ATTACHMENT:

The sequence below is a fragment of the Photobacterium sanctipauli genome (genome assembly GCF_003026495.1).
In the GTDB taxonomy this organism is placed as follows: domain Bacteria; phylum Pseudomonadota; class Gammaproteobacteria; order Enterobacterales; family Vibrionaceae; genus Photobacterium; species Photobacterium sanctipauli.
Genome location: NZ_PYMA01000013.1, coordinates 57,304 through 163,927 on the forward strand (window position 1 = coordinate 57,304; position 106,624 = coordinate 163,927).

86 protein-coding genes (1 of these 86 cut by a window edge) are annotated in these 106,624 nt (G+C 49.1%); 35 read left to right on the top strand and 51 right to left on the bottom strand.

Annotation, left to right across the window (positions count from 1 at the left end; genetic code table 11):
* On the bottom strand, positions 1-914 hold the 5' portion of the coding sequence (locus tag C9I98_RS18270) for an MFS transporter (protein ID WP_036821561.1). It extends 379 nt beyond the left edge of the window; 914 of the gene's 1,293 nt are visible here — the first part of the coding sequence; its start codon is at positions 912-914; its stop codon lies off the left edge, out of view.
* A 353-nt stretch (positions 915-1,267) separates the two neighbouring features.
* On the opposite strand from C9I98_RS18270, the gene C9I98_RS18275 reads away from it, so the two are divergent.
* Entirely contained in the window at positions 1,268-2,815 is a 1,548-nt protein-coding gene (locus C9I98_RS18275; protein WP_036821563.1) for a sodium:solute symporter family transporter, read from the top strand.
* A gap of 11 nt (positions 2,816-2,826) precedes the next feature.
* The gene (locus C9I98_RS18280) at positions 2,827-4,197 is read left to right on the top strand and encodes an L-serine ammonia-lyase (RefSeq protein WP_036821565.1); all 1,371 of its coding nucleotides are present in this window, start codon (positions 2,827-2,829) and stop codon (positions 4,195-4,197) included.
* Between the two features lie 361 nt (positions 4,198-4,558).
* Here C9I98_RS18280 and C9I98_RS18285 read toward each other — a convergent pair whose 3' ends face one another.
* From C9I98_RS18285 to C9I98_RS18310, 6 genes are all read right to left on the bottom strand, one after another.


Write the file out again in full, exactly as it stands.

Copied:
The sequence below is a fragment of the Photobacterium sanctipauli genome (genome assembly GCF_003026495.1).
In the GTDB taxonomy this organism is placed as follows: domain Bacteria; phylum Pseudomonadota; class Gammaproteobacteria; order Enterobacterales; family Vibrionaceae; genus Photobacterium; species Photobacterium sanctipauli.
Genome location: NZ_PYMA01000013.1, coordinates 57,304 through 163,927 on the forward strand (window position 1 = coordinate 57,304; position 106,624 = coordinate 163,927).

86 protein-coding genes (1 of these 86 cut by a window edge) are annotated in these 106,624 nt (G+C 49.1%); 35 read left to right on the top strand and 51 right to left on the bottom strand.

Annotation, left to right across the window (positions count from 1 at the left end; genetic code table 11):
* On the bottom strand, positions 1-914 hold the 5' portion of the coding sequence (locus tag C9I98_RS18270) for an MFS transporter (protein ID WP_036821561.1). It extends 379 nt beyond the left edge of the window; 914 of the gene's 1,293 nt are visible here — the first part of the coding sequence; its start codon is at positions 912-914; its stop codon lies off the left edge, out of view.
* A 353-nt stretch (positions 915-1,267) separates the two neighbouring features.
* On the opposite strand from C9I98_RS18270, the gene C9I98_RS18275 reads away from it, so the two are divergent.
* Entirely contained in the window at positions 1,268-2,815 is a 1,548-nt protein-coding gene (locus C9I98_RS18275; protein WP_036821563.1) for a sodium:solute symporter family transporter, read from the top strand.
* A gap of 11 nt (positions 2,816-2,826) precedes the next feature.
* The gene (locus C9I98_RS18280) at positions 2,827-4,197 is read left to right on the top strand and encodes an L-serine ammonia-lyase (RefSeq protein WP_036821565.1); all 1,371 of its coding nucleotides are present in this window, start codon (positions 2,827-2,829) and stop codon (positions 4,195-4,197) included.
* Between the two features lie 361 nt (positions 4,198-4,558).
* Here C9I98_RS18280 and C9I98_RS18285 read toward each other — a convergent pair whose 3' ends face one another.
* From C9I98_RS18285 to C9I98_RS18310, 6 genes are all read right to left on the bottom strand, one after another.